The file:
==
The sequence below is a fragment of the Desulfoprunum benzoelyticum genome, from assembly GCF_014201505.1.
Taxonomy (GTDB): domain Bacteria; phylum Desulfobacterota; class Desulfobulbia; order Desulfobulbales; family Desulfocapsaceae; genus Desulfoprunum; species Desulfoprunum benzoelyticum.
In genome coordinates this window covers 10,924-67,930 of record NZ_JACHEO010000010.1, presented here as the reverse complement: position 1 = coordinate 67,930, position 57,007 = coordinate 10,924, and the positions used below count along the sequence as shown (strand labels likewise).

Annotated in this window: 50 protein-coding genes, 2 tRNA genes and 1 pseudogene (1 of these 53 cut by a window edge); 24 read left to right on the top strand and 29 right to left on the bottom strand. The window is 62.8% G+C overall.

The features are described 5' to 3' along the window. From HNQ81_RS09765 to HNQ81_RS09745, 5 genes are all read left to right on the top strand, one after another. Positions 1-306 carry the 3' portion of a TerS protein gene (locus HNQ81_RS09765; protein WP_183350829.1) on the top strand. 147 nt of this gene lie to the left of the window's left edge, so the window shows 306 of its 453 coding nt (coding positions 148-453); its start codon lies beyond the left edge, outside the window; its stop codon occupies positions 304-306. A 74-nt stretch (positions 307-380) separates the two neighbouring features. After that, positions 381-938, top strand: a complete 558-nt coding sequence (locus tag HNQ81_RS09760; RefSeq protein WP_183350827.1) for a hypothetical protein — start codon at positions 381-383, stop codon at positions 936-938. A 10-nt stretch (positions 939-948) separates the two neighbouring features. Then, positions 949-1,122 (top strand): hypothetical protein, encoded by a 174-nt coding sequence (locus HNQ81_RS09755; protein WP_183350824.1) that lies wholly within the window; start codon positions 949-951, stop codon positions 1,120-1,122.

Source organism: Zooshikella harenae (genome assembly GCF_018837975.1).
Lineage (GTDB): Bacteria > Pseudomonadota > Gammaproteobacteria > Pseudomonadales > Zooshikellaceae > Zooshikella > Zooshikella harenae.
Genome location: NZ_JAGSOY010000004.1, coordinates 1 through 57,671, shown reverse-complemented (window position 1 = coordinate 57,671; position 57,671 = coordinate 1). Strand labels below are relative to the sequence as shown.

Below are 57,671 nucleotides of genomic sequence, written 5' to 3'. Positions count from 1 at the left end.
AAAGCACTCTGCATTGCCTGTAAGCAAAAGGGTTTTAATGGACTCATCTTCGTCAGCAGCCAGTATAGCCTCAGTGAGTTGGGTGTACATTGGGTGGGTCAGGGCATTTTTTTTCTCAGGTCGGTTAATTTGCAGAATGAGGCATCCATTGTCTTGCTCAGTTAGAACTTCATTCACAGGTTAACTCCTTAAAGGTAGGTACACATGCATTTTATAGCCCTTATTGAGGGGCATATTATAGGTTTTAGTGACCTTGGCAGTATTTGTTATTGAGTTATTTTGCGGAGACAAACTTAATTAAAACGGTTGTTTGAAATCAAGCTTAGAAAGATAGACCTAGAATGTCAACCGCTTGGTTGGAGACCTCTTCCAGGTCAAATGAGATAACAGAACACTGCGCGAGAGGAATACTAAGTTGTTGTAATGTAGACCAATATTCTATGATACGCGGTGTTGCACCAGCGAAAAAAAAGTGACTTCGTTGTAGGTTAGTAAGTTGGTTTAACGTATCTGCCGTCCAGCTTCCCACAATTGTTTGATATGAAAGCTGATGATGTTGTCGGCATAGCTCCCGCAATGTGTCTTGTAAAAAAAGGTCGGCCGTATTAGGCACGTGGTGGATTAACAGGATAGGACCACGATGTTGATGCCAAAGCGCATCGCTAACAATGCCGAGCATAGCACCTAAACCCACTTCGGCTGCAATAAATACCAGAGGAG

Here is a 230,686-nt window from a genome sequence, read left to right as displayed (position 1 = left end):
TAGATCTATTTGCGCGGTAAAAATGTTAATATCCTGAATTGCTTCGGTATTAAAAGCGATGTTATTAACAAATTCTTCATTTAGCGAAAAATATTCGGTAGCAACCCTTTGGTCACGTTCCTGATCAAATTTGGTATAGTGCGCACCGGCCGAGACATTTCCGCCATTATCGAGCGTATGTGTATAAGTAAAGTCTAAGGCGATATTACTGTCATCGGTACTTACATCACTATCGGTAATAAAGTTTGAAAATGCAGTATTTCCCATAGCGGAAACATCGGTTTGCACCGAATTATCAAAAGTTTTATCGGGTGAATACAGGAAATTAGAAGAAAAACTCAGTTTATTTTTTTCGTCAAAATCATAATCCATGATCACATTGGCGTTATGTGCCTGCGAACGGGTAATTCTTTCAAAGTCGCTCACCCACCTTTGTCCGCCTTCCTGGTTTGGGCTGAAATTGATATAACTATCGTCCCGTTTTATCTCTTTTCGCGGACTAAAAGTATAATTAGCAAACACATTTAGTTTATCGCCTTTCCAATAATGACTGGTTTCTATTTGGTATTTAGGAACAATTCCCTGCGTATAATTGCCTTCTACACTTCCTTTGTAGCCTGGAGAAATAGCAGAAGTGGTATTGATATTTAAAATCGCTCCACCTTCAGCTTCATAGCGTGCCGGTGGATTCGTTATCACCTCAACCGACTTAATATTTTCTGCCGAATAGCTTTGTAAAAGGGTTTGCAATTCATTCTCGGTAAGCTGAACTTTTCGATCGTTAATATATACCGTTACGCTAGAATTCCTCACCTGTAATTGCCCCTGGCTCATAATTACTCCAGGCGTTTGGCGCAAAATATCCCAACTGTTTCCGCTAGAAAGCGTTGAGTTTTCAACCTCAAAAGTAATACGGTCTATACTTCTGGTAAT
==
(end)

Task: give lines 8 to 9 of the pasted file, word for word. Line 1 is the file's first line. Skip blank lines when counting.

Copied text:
Genome location: NZ_JAGSOY010000004.1, coordinates 1 through 57,671, shown reverse-complemented (window position 1 = coordinate 57,671; position 57,671 = coordinate 1). Strand labels below are relative to the sequence as shown.

Below are 57,671 nucleotides of genomic sequence, written 5' to 3'. Positions count from 1 at the left end.